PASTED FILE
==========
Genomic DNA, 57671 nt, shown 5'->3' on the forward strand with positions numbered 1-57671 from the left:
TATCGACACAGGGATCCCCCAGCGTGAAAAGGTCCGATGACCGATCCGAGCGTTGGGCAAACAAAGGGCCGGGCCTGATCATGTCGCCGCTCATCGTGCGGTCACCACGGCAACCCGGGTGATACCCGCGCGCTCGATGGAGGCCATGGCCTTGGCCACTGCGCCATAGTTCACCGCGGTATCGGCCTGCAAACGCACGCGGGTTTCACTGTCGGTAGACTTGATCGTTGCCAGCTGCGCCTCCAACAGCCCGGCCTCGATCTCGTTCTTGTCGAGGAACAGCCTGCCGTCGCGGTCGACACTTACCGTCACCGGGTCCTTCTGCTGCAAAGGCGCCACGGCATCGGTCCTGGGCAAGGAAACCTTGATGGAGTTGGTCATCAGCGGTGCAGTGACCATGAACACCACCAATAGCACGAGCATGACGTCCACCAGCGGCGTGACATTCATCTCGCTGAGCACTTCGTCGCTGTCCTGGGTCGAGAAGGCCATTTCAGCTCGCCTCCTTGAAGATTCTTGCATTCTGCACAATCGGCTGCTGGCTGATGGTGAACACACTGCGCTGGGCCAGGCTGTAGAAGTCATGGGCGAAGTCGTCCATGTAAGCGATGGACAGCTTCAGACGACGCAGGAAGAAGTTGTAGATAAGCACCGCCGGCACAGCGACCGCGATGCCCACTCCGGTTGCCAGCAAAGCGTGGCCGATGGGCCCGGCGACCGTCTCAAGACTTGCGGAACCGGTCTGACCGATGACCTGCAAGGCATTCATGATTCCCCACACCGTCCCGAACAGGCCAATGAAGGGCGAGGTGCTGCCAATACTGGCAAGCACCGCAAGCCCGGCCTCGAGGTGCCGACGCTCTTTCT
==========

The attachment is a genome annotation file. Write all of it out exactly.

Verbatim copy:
Genomic DNA, 57671 nt, shown 5'->3' on the forward strand with positions numbered 1-57671 from the left:
TATCGACACAGGGATCCCCCAGCGTGAAAAGGTCCGATGACCGATCCGAGCGTTGGGCAAACAAAGGGCCGGGCCTGATCATGTCGCCGCTCATCGTGCGGTCACCACGGCAACCCGGGTGATACCCGCGCGCTCGATGGAGGCCATGGCCTTGGCCACTGCGCCATAGTTCACCGCGGTATCGGCCTGCAAACGCACGCGGGTTTCACTGTCGGTAGACTTGATCGTTGCCAGCTGCGCCTCCAACAGCCCGGCCTCGATCTCGTTCTTGTCGAGGAACAGCCTGCCGTCGCGGTCGACACTTACCGTCACCGGGTCCTTCTGCTGCAAAGGCGCCACGGCATCGGTCCTGGGCAAGGAAACCTTGATGGAGTTGGTCATCAGCGGTGCAGTGACCATGAACACCACCAATAGCACGAGCATGACGTCCACCAGCGGCGTGACATTCATCTCGCTGAGCACTTCGTCGCTGTCCTGGGTCGAGAAGGCCATTTCAGCTCGCCTCCTTGAAGATTCTTGCATTCTGCACAATCGGCTGCTGGCTGATGGTGAACACACTGCGCTGGGCCAGGCTGTAGAAGTCATGGGCGAAGTCGTCCATGTAAGCGATGGACAGCTTCAGACGACGCAGGAAGAAGTTGTAGATAAGCACCGCCGGCACAGCGACCGCGATGCCCACTCCGGTTGCCAGCAAAGCGTGGCCGATGGGCCCGGCGACCGTCTCAAGACTTGCGGAACCGGTCTGACCGATGACCTGCAAGGCATTCATGATTCCCCACACCGTCCCGAACAGGCCAATGAAGGGCGAGGTGCTGCCAATACTGGCAAGCACCGCAAGCCCGGCCTCGAGGTGCCGACGCTCTTTCT